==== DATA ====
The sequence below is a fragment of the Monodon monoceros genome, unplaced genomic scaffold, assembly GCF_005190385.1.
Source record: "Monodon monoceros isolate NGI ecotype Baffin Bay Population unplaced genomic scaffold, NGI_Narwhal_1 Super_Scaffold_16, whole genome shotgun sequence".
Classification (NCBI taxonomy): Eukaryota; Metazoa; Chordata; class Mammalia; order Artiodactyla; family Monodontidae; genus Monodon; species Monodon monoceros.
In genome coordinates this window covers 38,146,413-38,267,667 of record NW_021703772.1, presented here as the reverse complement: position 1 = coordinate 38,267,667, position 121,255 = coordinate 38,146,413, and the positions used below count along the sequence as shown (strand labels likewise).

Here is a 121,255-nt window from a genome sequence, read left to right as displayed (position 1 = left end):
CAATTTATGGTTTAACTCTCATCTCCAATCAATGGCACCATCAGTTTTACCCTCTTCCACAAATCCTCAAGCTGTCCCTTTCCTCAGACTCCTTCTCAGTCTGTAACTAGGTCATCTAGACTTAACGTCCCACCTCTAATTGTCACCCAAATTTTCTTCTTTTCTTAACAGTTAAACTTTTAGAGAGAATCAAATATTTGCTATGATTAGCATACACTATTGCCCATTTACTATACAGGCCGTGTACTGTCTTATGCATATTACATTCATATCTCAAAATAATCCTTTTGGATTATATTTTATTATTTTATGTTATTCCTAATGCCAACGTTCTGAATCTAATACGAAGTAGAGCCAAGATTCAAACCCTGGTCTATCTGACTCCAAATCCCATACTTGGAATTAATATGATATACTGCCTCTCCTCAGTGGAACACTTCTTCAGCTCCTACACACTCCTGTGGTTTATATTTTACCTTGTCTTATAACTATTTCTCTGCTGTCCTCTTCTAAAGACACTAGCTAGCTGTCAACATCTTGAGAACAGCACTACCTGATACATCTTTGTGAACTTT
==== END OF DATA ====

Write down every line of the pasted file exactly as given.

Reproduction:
The sequence below is a fragment of the Monodon monoceros genome, unplaced genomic scaffold, assembly GCF_005190385.1.
Source record: "Monodon monoceros isolate NGI ecotype Baffin Bay Population unplaced genomic scaffold, NGI_Narwhal_1 Super_Scaffold_16, whole genome shotgun sequence".
Classification (NCBI taxonomy): Eukaryota; Metazoa; Chordata; class Mammalia; order Artiodactyla; family Monodontidae; genus Monodon; species Monodon monoceros.
In genome coordinates this window covers 38,146,413-38,267,667 of record NW_021703772.1, presented here as the reverse complement: position 1 = coordinate 38,267,667, position 121,255 = coordinate 38,146,413, and the positions used below count along the sequence as shown (strand labels likewise).

Here is a 121,255-nt window from a genome sequence, read left to right as displayed (position 1 = left end):
CAATTTATGGTTTAACTCTCATCTCCAATCAATGGCACCATCAGTTTTACCCTCTTCCACAAATCCTCAAGCTGTCCCTTTCCTCAGACTCCTTCTCAGTCTGTAACTAGGTCATCTAGACTTAACGTCCCACCTCTAATTGTCACCCAAATTTTCTTCTTTTCTTAACAGTTAAACTTTTAGAGAGAATCAAATATTTGCTATGATTAGCATACACTATTGCCCATTTACTATACAGGCCGTGTACTGTCTTATGCATATTACATTCATATCTCAAAATAATCCTTTTGGATTATATTTTATTATTTTATGTTATTCCTAATGCCAACGTTCTGAATCTAATACGAAGTAGAGCCAAGATTCAAACCCTGGTCTATCTGACTCCAAATCCCATACTTGGAATTAATATGATATACTGCCTCTCCTCAGTGGAACACTTCTTCAGCTCCTACACACTCCTGTGGTTTATATTTTACCTTGTCTTATAACTATTTCTCTGCTGTCCTCTTCTAAAGACACTAGCTAGCTGTCAACATCTTGAGAACAGCACTACCTGATACATCTTTGTGAACTTT